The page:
Friday, May 24, 2013
I had no idea. . .
The problem with this is that the New Testament is replete with the words on holy living. If it were automatic, why would so much of the New Testament be filled with exhortations to and encouragments for holy life, conversation, and works?
Just because the goal is unattainable as long as we wear this mortal flesh, this side of glory, does that mean that we should not speak of, speak to, and direct the people of God to strive for all things good, holy, true, beautiful, virtuous, and pure? I am not sure what to think of the sudden dust up over sanctification and its preaching or lack thereof. Lutherans are neither antinomians nor are they creatures only of the law. It is true that sometimes we speak with forked tongue when it comes to this subject. Statements can be found in the Confessions which speak clearly of our cooperation with God in producing the good works that befit those of the Kingdom of God and this third use of the Law as guide... AND words that say that the law only kills and only the Gospel gives life. But it seems that we have forgotten the context of these.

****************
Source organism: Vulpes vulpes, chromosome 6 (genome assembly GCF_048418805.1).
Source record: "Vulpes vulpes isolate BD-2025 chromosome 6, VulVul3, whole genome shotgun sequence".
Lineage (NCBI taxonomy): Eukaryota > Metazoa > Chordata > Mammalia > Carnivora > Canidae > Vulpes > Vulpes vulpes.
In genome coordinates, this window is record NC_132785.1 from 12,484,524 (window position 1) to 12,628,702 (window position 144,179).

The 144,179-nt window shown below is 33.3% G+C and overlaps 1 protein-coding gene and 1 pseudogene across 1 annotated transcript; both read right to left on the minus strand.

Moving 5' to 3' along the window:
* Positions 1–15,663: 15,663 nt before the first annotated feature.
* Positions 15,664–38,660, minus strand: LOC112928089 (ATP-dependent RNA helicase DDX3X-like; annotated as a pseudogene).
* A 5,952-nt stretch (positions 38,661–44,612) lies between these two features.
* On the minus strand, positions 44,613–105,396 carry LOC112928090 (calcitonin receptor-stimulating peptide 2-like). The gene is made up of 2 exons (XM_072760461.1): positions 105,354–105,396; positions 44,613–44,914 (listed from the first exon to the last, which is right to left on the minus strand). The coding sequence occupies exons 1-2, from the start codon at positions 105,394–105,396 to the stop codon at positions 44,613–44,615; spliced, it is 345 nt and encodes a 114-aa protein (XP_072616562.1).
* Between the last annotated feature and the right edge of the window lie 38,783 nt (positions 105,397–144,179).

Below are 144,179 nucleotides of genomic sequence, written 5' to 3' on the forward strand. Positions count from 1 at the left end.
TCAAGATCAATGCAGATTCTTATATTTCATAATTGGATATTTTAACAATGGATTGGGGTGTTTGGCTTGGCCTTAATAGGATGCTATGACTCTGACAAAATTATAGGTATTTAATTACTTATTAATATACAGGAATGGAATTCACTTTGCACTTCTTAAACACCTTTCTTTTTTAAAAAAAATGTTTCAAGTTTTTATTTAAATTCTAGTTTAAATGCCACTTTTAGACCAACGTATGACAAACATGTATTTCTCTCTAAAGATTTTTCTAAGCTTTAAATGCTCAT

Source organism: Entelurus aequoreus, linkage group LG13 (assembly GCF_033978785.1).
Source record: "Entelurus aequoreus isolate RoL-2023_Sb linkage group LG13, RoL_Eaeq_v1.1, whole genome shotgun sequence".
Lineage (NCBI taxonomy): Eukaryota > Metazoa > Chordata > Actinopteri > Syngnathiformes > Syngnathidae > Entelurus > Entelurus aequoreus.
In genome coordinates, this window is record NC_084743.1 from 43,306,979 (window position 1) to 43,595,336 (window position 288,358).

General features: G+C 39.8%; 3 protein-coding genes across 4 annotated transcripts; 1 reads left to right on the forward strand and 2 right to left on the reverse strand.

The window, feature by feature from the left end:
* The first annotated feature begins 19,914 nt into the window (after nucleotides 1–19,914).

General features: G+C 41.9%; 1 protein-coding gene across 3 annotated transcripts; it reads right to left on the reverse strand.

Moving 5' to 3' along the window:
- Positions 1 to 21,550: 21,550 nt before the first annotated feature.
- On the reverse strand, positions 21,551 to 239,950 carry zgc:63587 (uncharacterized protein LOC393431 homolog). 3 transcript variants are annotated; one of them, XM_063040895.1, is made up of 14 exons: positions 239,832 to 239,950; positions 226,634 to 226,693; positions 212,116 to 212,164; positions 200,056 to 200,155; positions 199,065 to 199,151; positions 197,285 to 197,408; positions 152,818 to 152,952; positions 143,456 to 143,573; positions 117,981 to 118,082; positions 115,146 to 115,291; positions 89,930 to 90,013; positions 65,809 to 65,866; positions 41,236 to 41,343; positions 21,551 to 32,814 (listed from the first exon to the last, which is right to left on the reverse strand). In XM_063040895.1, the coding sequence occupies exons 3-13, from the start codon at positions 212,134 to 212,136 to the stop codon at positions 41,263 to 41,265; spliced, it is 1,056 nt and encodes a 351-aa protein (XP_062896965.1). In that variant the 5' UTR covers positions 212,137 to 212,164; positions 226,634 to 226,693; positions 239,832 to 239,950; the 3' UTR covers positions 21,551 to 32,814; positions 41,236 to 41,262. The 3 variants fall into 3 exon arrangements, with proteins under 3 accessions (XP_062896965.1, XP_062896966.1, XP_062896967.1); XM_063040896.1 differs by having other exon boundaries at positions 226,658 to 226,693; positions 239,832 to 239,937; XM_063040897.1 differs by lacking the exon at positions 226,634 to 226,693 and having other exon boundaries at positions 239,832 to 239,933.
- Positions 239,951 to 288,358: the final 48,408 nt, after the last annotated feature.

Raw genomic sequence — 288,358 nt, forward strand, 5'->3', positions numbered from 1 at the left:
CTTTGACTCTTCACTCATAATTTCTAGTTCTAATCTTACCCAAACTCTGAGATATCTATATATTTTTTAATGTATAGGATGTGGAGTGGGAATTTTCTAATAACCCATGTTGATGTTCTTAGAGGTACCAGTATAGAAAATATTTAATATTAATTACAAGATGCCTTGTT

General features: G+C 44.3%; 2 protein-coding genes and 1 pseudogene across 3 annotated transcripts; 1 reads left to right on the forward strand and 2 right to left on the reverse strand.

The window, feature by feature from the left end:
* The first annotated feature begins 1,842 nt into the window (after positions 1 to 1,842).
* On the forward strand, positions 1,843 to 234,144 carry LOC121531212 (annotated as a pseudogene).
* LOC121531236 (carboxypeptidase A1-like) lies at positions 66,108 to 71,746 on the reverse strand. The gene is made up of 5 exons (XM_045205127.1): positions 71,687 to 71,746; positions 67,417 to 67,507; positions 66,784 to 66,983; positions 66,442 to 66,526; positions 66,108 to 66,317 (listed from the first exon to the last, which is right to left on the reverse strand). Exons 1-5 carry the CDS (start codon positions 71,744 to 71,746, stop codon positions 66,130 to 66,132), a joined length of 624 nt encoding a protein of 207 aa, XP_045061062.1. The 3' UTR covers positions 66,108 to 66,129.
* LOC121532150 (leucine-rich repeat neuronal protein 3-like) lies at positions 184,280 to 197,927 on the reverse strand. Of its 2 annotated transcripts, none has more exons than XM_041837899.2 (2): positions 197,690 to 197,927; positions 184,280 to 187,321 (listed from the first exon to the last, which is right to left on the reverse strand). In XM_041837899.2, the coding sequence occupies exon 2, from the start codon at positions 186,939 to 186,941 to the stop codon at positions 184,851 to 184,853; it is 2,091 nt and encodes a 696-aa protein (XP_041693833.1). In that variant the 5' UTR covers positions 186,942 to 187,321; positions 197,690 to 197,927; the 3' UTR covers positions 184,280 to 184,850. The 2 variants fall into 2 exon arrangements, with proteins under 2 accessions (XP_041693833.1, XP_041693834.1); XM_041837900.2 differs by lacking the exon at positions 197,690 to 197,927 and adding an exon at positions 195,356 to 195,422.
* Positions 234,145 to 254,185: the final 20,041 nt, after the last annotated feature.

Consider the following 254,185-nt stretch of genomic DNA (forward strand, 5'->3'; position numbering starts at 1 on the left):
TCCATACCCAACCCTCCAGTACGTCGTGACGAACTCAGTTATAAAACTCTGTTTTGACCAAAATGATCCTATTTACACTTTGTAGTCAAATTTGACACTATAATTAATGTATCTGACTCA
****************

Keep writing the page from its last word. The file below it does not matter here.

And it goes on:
In speaking to those not yet of the Kingdom of God, the law only kills, only points out our sins, and drives us as a cruel slave until Christ in His grace sets us free. But to those within the Kingdom of God, love is the fulfilling of the law and love is both of Christ and the vocation and goal of Christian living. In this context the law provides the checklist for love -- what it looks like and sounds like as it is lived out in daily life. It is still the Gospel that is the power (the love) and it is still Christ whose glory it is (since by baptism we have died and been made new in Christ so that Christ in us defines us). But we are not passive nor do we leave it all to Christ without the regenerate will working for that which Christ has set us free to be and to do. We cannot boast except in Christ because we do not exist outside of Christ and His mercy and the good works that we do are a reflection of Christ at work in us and not an attempt for us to satisfy or impress Him.
So just maybe Smashing Pumpkins have a following among Lutherans who believe also that if we cannot do it, we need not try it, and if we need not try it, we need not speak of it... The "it" being growth in grace and in the righteousness of Christ...
Just another reminded of the tension that permeates our faith as we live in but not of the world, living out in these mortal bodies the immortal values of the Kingdom in which death has no power... There is a deep and profound difference between approaching all of life from the vantage point of salvation and approaching all of life because of the salvation we have in Christ. Good works do not supplement or even compete with the saving work of Christ through His suffering, death, and resurrection. But good works are the very things He lived, suffered. died, and rose that we might do -- His the glory and His the power at work in us and through us...